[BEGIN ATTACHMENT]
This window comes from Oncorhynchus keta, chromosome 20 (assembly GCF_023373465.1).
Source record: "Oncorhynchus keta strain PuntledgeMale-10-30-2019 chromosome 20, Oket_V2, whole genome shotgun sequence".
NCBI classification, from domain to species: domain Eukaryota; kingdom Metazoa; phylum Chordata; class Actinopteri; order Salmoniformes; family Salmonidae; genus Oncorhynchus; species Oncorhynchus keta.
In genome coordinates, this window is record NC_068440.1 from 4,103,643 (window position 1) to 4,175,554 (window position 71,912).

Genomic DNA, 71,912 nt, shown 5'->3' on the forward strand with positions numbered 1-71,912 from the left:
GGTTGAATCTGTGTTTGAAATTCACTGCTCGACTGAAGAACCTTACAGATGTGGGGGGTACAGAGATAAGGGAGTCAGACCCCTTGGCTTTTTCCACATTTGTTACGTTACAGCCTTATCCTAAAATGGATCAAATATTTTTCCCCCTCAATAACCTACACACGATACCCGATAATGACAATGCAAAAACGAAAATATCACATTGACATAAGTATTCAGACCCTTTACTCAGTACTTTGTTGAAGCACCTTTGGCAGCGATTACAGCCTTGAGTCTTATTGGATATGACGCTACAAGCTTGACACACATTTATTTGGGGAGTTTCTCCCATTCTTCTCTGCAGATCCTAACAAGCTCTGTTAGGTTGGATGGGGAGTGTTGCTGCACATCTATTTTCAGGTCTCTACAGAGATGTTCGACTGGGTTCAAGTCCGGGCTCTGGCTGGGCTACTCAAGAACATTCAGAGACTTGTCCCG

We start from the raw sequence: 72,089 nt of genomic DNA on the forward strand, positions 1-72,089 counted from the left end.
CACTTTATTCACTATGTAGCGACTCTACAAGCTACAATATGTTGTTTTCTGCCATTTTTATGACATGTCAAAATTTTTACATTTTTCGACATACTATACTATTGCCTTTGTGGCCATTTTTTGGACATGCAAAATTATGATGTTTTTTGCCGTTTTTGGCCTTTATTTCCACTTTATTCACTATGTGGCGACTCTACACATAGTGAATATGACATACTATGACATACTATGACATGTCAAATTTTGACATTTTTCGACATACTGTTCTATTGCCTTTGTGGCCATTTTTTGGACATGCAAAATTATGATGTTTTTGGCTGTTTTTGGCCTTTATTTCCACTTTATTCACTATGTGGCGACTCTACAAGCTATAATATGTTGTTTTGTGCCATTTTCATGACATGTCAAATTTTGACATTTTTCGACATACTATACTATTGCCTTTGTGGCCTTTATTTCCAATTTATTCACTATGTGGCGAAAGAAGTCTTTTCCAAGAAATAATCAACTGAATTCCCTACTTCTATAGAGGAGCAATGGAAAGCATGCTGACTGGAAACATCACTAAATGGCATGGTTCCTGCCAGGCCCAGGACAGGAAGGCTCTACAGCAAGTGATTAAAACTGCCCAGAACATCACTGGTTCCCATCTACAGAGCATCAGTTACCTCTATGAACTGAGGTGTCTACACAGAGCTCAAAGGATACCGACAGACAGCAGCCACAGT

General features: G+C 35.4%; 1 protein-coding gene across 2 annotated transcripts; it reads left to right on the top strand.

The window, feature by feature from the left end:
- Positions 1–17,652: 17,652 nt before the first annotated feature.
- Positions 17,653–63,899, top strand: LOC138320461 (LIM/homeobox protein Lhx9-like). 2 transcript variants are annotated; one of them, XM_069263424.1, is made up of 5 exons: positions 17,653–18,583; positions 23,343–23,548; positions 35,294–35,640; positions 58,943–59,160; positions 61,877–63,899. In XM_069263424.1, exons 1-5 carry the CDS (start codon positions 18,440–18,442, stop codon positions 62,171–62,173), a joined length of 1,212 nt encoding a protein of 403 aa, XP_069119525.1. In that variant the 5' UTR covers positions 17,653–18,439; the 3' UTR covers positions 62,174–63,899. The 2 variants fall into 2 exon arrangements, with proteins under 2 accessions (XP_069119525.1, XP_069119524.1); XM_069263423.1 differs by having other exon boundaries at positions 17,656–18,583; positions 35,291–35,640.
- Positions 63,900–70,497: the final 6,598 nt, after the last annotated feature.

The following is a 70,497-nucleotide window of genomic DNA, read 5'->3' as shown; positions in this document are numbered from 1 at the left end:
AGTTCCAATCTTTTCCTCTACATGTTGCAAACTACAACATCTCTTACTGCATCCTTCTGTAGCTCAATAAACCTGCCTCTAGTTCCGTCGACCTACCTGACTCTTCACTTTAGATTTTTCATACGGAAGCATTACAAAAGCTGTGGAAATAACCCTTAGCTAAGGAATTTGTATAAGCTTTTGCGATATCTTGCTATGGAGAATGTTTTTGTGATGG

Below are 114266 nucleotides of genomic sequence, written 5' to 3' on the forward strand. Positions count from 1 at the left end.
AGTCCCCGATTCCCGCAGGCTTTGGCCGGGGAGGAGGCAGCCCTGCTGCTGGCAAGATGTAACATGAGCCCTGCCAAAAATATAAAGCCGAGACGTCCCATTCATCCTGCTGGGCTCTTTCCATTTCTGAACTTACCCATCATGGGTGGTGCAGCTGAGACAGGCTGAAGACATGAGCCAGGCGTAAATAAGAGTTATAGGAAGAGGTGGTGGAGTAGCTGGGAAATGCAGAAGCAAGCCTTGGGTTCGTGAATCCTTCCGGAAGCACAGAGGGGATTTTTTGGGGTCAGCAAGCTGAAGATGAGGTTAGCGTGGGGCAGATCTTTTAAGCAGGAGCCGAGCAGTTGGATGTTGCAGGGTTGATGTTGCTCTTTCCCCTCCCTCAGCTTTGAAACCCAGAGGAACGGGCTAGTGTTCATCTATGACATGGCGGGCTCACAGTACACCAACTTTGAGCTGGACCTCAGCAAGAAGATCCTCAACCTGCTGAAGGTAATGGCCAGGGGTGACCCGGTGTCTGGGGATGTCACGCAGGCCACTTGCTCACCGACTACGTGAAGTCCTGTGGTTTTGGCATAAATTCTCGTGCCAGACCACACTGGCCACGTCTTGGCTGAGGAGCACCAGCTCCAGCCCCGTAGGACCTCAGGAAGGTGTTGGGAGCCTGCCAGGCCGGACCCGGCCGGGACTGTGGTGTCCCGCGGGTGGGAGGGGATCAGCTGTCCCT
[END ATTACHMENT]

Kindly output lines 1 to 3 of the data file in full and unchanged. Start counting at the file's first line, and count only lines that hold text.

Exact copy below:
This window comes from Oncorhynchus keta, chromosome 20 (assembly GCF_023373465.1).
Source record: "Oncorhynchus keta strain PuntledgeMale-10-30-2019 chromosome 20, Oket_V2, whole genome shotgun sequence".
NCBI classification, from domain to species: domain Eukaryota; kingdom Metazoa; phylum Chordata; class Actinopteri; order Salmoniformes; family Salmonidae; genus Oncorhynchus; species Oncorhynchus keta.